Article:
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Old 01-18-2007, 05:33 AM   #1
shivaligupta
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trretretre

Last edited by shivaligupta; 01-20-2007 at 02:25 AM.
 
Old 01-18-2007, 08:03 AM   #2
KenJennings
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Ordinarily you shouldn't care how the compiler organizes variables, because it will be architecture-specific.

My computer: Linux wolverine 2.6.13-15.12-default #1 Thu Aug 24 11:23:58 UTC 2006 i686 athlon i386 GNU/Linux

Your example program reports:

Sizeof cool is 8

Sizeof cool3 is 20

Sizeof cool2 is 0

Sizeof cool4 is 2
address of cool is bfa5e1a0
address of cool3 is bfa5e18c
address of cool2 is bfa5e18c
address of cool4 is bfa5e18a

&heh1 is bfa5e184
 
Old 01-18-2007, 09:59 AM   #3
jim mcnamara
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I don't get why it matters. Ken's answer is right on. Each implementation is free to park those variables wherever it wants.

What problem are you trying to solve?

Last edited by jim mcnamara; 01-18-2007 at 10:01 AM.
 
Old 01-18-2007, 11:56 PM   #4
shivaligupta
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Question

Hi all!

I agree with ken and jim that the addresses assigned will be architecture specific. and the addresses shown on ur machine are easily justified as well. but the values which I see on my machine are not.

U can see below that the difference between address of cool3 and cool2 is 0x10 bytes(16 bytes) where as size of cool3 is 20 bytes?
and why is there a gap of 40 bytes in cool and cool3 address? i mean even if we consider memory alignment, padding etc, i couldnt find out the reason for so much gap. i mean this gap wont be used by anything at all. so is it that that memory is being wasted?


Regards,
Shivali
 
Old 01-19-2007, 12:14 AM   #5
Dan04
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What are &heh1 and &heh2?
 
Old 01-19-2007, 01:02 AM   #6
shivaligupta
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heh1 and heh2 are just two pointer vaiables. &heh1 is address of that pointer variable(heh1). i m pasting their address also below now:

#include <stdio.h>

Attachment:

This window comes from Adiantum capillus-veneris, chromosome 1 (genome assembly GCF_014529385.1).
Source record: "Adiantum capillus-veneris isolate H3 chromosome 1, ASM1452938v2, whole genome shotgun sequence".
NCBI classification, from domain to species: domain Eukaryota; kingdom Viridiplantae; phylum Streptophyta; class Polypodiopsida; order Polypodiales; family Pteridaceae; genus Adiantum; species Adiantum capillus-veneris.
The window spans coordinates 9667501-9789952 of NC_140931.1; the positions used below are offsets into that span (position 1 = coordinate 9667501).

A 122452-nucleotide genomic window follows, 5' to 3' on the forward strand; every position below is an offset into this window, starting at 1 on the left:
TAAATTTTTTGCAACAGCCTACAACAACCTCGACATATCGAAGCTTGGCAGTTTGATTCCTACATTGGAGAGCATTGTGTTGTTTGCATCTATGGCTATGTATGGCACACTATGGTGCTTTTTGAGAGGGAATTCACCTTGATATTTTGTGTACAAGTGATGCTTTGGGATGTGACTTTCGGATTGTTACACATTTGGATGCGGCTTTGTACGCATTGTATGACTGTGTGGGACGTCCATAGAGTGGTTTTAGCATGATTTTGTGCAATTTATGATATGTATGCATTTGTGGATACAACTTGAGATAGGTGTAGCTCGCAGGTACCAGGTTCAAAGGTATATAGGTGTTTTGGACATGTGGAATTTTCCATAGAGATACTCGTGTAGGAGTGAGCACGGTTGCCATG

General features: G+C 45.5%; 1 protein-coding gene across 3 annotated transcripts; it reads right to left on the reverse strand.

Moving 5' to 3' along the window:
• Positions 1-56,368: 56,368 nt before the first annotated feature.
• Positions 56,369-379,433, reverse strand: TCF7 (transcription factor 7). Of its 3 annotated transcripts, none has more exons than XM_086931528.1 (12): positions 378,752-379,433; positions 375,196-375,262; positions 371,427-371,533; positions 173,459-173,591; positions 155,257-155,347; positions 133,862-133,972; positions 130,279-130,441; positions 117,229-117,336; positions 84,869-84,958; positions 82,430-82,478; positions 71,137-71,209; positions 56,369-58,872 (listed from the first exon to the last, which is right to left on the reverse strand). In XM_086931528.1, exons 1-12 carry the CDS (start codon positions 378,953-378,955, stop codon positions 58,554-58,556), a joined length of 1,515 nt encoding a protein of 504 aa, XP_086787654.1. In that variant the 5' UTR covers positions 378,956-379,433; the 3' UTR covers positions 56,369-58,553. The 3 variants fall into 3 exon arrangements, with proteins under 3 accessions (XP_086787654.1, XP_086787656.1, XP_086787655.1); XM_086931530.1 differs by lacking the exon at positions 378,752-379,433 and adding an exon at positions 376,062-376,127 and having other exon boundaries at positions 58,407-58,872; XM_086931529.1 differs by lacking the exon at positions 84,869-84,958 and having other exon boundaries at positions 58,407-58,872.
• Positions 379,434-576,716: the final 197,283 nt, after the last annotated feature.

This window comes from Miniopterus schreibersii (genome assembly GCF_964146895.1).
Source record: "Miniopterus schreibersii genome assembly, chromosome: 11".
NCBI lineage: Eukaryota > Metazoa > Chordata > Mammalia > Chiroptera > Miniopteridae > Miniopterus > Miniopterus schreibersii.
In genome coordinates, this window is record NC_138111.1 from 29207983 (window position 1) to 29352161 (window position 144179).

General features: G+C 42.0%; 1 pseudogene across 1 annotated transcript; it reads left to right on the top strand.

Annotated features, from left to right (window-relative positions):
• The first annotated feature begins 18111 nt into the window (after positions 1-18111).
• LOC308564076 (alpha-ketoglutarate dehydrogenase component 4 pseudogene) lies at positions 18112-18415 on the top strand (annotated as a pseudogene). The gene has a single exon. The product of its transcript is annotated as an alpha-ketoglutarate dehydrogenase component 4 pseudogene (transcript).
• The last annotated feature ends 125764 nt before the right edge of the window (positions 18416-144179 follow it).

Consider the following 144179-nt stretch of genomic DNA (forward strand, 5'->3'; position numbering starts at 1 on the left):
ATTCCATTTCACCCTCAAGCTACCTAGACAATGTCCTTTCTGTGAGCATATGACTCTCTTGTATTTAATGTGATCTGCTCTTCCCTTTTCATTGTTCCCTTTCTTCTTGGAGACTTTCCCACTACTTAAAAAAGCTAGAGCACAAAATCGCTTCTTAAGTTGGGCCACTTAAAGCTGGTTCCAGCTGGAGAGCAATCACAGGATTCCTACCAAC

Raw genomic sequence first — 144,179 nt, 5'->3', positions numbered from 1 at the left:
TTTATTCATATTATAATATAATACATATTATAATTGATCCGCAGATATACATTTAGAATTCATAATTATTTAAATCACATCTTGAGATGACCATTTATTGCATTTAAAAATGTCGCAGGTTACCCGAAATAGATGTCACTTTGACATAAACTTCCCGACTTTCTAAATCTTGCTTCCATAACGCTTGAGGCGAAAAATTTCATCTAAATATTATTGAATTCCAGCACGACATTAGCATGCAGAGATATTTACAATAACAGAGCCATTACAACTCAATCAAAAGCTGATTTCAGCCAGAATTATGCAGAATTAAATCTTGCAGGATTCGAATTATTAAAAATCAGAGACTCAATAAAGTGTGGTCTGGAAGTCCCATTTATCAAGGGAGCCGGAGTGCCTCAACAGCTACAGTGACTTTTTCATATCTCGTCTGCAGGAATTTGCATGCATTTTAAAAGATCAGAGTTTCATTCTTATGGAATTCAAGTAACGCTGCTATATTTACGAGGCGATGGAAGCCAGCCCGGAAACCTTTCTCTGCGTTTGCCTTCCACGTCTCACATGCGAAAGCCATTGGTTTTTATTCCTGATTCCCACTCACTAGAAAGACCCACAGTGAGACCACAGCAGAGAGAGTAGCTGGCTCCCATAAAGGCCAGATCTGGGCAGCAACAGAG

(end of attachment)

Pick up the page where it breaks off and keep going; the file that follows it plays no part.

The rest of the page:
struct heh
{
long* ptr;
char data[0];
};

void hello()
{
double cool;
char cool3[20];
char cool2[0];
char cool4[2];
struct heh* heh1, heh2;

printf("\nSizeof cool is %d \n", sizeof(cool));
printf("\nSizeof cool3 is %d \n", sizeof(cool3));
printf("\nSizeof cool2 is %d \n", sizeof(cool2));
printf("\nSizeof cool4 is %d \n", sizeof(cool4));

printf("address of cool is %x\n", &cool);
printf("address of cool3 is %x\n", &cool3);
printf("address of cool2 is %x\n", &cool2);
printf("address of cool4 is %x\n", &cool4);

printf("\n&heh1 is %x ", &heh1);
printf("\n&heh2 is %x ", &heh2);
}

int main()
{
hello();
return 0;
}


Output:
=======


Sizeof cool is 8

Sizeof cool3 is 20

Sizeof cool2 is 0

Sizeof cool4 is 2
address of cool is bfffbd28
address of cool3 is bfffbd00
address of cool2 is bfffbcf0
address of cool4 is bfffbcee

&heh1 is bfffbce8
&heh2 is bfffbcd0
 
Old 01-19-2007, 03:50 AM   #7
varun_shrivastava
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hi
try to compile your code with cc -S which will give u
assembly code

then open it with vi editor to see assembly code for your machine

try to analyse it

bye
 
Old 01-19-2007, 09:41 AM   #8
KenJennings
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Quote:
Originally Posted by shivaligupta
I agree with ken and jim that the addresses assigned will be architecture specific. and the addresses shown on ur machine are easily justified as well. but the values which I see on my machine are not.

U can see below that the difference between address of cool3 and cool2 is 0x10 bytes(16 bytes) where as size of cool3 is 20 bytes?
and why is there a gap of 40 bytes in cool and cool3 address? i mean even if we consider memory alignment, padding etc, i couldnt find out the reason for so much gap. i mean this gap wont be used by anything at all. so is it that that memory is being wasted?
On what kind of system are you running your test program?
If "uname" is available, what does "uname -a" tell you ?
What options are you giving the C compiler to compile and build?
 
Old 01-20-2007, 12:04 AM   #9
Dan04
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The same thing happens to me:

Code:
address of cool is 0xbfac2008
address of cool3 is 0xbfac1fe0
address of cool2 is 0xbfac1fd0
address of cool4 is 0xbfac1fce

&heh1 is 0xbfac1fc8
&heh2 is 0xbfac1fb0
or

&cool == X+88
&cool3 == X+48
&cool2 == X+32
&cool4 == X+30
&heh1 == X+24
&heh2 == X

which is what shivaligupta had. That is, the memory layout is:
  • heh2 (4 bytes)
  • 20 unused bytes
  • heh1 (4 bytes)
  • 2 unused bytes
  • cool4 (2 bytes)
  • cool2 (0 bytes)
  • 16 unused bytes
  • cool3 (20 bytes)
  • 20 unused bytes
  • cool (8 bytes)

This is with GCC 3.3.5.
 
Old 01-20-2007, 01:46 AM   #10
paulsm4
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shivaligupta -

That's definitely a dumb question. Your time would be *much* better spent reading a book on compilers, than counting byte offsets in random variable declarations.

If you insist, however: please:
a) follow varun_shrivastava's advise, and try to interpret the assembler output
b) analyze the organization of the entire (elf?) format executable
c) speculate on why data in the file is organized the way it it

PS:
I think that's the first time I've ever seen variables named after "Beavis and Butthead" expressions. Oh well...

Last edited by paulsm4; 01-20-2007 at 01:47 AM.
 
Old 01-20-2007, 02:22 AM   #11
shivaligupta
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paulsm4
I hav obviously read books on compilers and thats why I asked this question. Still Cudnt find the answer so thought posting it on this forum may help but forgot that some ppl prefer reading books than trying something. Thanks for your suggetsions.
 
  


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